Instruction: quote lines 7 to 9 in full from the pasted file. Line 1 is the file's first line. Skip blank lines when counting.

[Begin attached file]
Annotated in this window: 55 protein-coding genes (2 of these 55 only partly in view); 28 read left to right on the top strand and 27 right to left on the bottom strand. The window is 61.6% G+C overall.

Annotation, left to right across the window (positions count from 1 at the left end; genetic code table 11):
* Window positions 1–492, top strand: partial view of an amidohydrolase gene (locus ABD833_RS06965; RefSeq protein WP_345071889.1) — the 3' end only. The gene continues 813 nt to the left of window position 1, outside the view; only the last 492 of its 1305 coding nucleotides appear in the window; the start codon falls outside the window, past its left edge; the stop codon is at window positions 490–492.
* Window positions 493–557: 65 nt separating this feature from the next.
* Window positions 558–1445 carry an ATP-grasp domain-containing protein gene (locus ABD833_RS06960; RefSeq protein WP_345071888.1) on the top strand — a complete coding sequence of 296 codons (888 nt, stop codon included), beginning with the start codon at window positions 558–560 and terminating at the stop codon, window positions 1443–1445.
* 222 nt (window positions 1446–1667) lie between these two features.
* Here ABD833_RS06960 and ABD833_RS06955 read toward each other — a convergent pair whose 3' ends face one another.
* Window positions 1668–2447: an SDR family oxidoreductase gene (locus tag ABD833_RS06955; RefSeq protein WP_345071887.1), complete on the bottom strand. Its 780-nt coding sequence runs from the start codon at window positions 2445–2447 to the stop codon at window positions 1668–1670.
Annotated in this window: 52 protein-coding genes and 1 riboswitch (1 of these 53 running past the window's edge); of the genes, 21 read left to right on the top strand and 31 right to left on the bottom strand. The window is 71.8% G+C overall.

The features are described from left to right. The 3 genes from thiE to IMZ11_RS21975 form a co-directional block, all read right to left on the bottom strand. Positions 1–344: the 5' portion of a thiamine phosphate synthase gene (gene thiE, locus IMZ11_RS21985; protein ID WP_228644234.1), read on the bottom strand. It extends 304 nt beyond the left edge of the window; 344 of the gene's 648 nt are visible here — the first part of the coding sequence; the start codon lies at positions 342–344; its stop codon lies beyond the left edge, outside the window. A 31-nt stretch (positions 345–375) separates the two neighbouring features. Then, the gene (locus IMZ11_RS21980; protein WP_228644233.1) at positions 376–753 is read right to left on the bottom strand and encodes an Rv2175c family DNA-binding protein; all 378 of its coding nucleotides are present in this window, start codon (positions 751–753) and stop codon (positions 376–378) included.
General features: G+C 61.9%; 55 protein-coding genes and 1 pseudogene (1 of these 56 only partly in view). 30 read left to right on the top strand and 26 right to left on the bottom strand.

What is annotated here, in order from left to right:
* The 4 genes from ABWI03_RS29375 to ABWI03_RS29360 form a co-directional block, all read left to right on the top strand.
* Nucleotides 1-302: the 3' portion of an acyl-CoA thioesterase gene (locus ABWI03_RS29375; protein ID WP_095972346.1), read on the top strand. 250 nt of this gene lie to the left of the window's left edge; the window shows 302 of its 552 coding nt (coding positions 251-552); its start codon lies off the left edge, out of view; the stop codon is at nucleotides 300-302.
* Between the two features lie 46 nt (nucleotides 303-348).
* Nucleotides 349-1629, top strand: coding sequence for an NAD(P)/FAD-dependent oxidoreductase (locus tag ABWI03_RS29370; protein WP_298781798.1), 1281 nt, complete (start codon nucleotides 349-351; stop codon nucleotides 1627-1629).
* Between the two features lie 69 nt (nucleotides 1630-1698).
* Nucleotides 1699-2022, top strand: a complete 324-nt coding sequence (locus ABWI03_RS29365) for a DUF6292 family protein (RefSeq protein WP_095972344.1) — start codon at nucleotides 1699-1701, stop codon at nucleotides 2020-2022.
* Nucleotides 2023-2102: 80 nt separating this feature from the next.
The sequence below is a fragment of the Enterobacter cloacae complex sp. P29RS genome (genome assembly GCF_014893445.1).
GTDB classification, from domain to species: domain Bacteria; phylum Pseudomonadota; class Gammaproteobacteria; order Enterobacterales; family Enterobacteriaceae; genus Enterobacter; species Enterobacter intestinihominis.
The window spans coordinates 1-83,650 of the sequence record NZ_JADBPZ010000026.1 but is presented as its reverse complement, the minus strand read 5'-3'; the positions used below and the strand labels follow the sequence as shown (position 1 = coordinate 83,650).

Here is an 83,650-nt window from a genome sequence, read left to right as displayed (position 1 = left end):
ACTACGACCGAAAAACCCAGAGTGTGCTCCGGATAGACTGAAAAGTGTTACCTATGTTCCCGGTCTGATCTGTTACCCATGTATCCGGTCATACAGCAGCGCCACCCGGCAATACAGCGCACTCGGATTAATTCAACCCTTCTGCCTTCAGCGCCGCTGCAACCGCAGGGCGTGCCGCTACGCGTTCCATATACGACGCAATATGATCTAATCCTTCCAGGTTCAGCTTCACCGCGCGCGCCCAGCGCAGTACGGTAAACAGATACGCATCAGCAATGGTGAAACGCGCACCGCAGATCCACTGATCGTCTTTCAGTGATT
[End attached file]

* Here ABD833_RS06960 and ABD833_RS06955 read toward each other — a convergent pair whose 3' ends face one another.
* Window positions 1668–2447: an SDR family oxidoreductase gene (locus tag ABD833_RS06955; RefSeq protein WP_345071887.1), complete on the bottom strand. Its 780-nt coding sequence runs from the start codon at window positions 2445–2447 to the stop codon at window positions 1668–1670.
Annotated in this window: 52 protein-coding genes and 1 riboswitch (1 of these 53 running past the window's edge); of the genes, 21 read left to right on the top strand and 31 right to left on the bottom strand. The window is 71.8% G+C overall.